Saturday, December 31, 2016


"The US has announced sweeping new sanctions against Russia in retaliation for cyber attacks against the Democratic National Committee and the emails of a key Hillary Clinton adviser that it claims were orchestrated by the Kremlin. President Barack Obama said he had issued sanctions against Russia’s two main intelligence services — the FSB and the GRU — along with sanctions against six individuals: four of them high-ranking GRU members and two of them individual Russian hackers. Separately, the state department also expelled 35 Russian intelligence operatives stationed in the Russian embassy in Washington and the Russian consulate in San Francisco for activity that the US said was “inconsistent with their diplomatic status”. This, it said, was in response to alleged harassment of US diplomats by Russia. The Russian officials have been given 72 hours to leave the country. The new measures represent a significant escalation in the US’s stand-off with Russia. The expulsion of close to three-dozen Russian officials is one of the biggest such expulsions in a decade. “All Americans should be alarmed by Russia’s actions,” Mr Obama said in a statement. “In addition to holding Russia accountable for what it has done, the United States and friends and allies around the world must work together to oppose Russia’s efforts to undermine established international norms of behaviour, and interfere with democratic governance.”
Courtney Weaver, Sam Fleming and Kathrin Hille, "US expels Russian spies over election hacking". The Financial Times. 30 December 2016, in
"In a head-spinning turn of events on Friday, President Vladimir V. Putin of Russia announced that he would not retaliate against President Obama’s decision to expel Russian diplomats and impose new sanctions — hours after his foreign minister recommended doing just that. Mr. Putin, betting on improved relations with the next American president, said he would not eject 35 diplomats or close any diplomatic facilities, rejecting a response to actions taken by the Obama administration on Thursday. The switch was remarkable, given that the foreign minister, Sergey V. Lavrov, had just recommended the retaliation in remarks broadcast live on national television, and given the long history of reciprocal expulsions between the two countries. Russian officials have traditionally been sticklers for diplomatic protocol. “While we reserve the right to take reciprocal measures, we’re not going to downgrade ourselves to the level of irresponsible ‘kitchen’ diplomacy,” Mr. Putin said, using a common Russian idiom for quarrelsome and unseemly acts. “In our future steps on the way toward the restoration of Russia-United States relations, we will proceed from the policy pursued by the administration” of Donald J. Trump".
Neil MacFarquhar, "Vladimir Putin Won’t Expel U.S. Diplomats as Russian Foreign Minister Urged". The New York Times. 30 December 2016, in
Just like American Secretary of State John Forbes Kerry speech earlier this week on the Israeli-Palestinian issue, the actions undertaken by the outgoing American Administration concerning Russia's undoubted interference in the recently concluded American Presidential election is very much a case of too little too late. Given the pro-Russian tendencies of elements of the incoming Trump Administration, it would have behooved the current American Administration to have acted upon the intelligence evidence that was in evidence going back to last summer and damned the political consequences. At that time, any such action, while perhaps controversial (with who exactly other than the Republican Presidential candidate and his immediate coterie?), would have given immediate and hard effect by retaliating for Russian behavior. However, but not acting in time and I would argue in the full quantity of expulsion and other moves: such as expelling double or triple the number of diplomats and engaging in black propaganda against Putin and his circle as well as more sanctions against Russian companies, the American Administration merely shows itself to be self-castrated and toothless 1. Hence, Putin's seemingly statesmanlike decision to avoid retaliating against the Americans. Not that Putin is by any means a 'statesmanlike' character. Far from it! Merely that the American decision was not of such significance as to require Russian retaliation. Per contra, if the full measure of sanctions as I have outlined it above had indeed been carried-out, it is quite certain that Putin would have been forced to retaliate and thus the incoming Trump Administration would have (providentially) been boxed-in politically speaking into an appropiate anti-Russian course. Now of course that question is still left up in the air. The first question being if the nomination of Mr. Rex Tillerson to the post of Secretary of State will be approved by the Senate or be blocked. One can only hope that it is the latter and not the former which occurs. Until then, regardless of the recent American move, all options are open as per the future course of Russian-American relations.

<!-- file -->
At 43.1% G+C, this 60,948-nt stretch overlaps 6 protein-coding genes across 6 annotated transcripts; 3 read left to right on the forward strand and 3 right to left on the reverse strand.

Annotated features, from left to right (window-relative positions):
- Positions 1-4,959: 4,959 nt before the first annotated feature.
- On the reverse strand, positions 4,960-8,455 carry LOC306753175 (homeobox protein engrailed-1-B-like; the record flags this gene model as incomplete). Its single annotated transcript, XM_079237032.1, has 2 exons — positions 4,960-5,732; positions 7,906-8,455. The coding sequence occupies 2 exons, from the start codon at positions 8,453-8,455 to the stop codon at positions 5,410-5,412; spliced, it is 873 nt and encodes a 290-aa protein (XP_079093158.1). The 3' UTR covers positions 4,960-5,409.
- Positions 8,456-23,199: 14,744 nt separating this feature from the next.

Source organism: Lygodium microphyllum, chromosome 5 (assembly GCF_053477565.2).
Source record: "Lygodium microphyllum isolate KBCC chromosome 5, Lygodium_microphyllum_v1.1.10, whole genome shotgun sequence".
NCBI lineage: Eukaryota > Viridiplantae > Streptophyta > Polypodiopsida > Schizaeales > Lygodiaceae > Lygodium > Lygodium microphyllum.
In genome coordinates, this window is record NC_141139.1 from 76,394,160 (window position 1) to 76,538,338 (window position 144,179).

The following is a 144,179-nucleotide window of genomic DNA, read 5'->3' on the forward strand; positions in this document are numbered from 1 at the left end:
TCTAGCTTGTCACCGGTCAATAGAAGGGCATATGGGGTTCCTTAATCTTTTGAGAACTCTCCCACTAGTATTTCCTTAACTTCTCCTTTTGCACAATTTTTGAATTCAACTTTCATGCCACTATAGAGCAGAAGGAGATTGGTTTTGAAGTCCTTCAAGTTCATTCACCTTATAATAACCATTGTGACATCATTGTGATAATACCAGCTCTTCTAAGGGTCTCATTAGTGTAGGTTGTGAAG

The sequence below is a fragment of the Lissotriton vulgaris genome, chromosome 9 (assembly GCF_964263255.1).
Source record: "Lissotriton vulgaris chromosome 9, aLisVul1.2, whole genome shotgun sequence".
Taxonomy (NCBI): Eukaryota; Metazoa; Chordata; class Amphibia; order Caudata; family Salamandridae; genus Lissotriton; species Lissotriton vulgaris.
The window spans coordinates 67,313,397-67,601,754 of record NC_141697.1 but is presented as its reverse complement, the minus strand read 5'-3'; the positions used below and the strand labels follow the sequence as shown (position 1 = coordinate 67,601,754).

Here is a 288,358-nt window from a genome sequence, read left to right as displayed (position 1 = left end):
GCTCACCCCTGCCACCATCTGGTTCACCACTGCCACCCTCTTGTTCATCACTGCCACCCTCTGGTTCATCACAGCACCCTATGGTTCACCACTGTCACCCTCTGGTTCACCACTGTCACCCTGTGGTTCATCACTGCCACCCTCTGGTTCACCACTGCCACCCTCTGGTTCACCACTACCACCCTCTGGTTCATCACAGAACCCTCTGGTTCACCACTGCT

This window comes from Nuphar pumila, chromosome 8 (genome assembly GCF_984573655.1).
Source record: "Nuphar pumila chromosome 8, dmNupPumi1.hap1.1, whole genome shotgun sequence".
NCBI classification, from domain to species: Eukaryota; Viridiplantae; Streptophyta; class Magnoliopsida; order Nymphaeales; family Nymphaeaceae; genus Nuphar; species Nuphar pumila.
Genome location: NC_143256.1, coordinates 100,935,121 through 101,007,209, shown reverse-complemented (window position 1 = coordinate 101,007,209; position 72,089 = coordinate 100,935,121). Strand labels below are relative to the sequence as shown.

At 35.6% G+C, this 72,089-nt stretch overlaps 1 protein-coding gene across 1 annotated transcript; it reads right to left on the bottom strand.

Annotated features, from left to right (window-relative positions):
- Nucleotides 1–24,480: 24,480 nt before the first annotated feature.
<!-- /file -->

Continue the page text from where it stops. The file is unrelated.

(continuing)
1. For a historical example of an appropriate response to Russian behavior on foreign soil, in this case, the expulsion of more than one-hundred Russian diplomatic personnel from Great Britain in 1971, see: Gill Bennett. Six Moments of Crisis: Inside British Foreign Policy. (2013),pp. 123-146.


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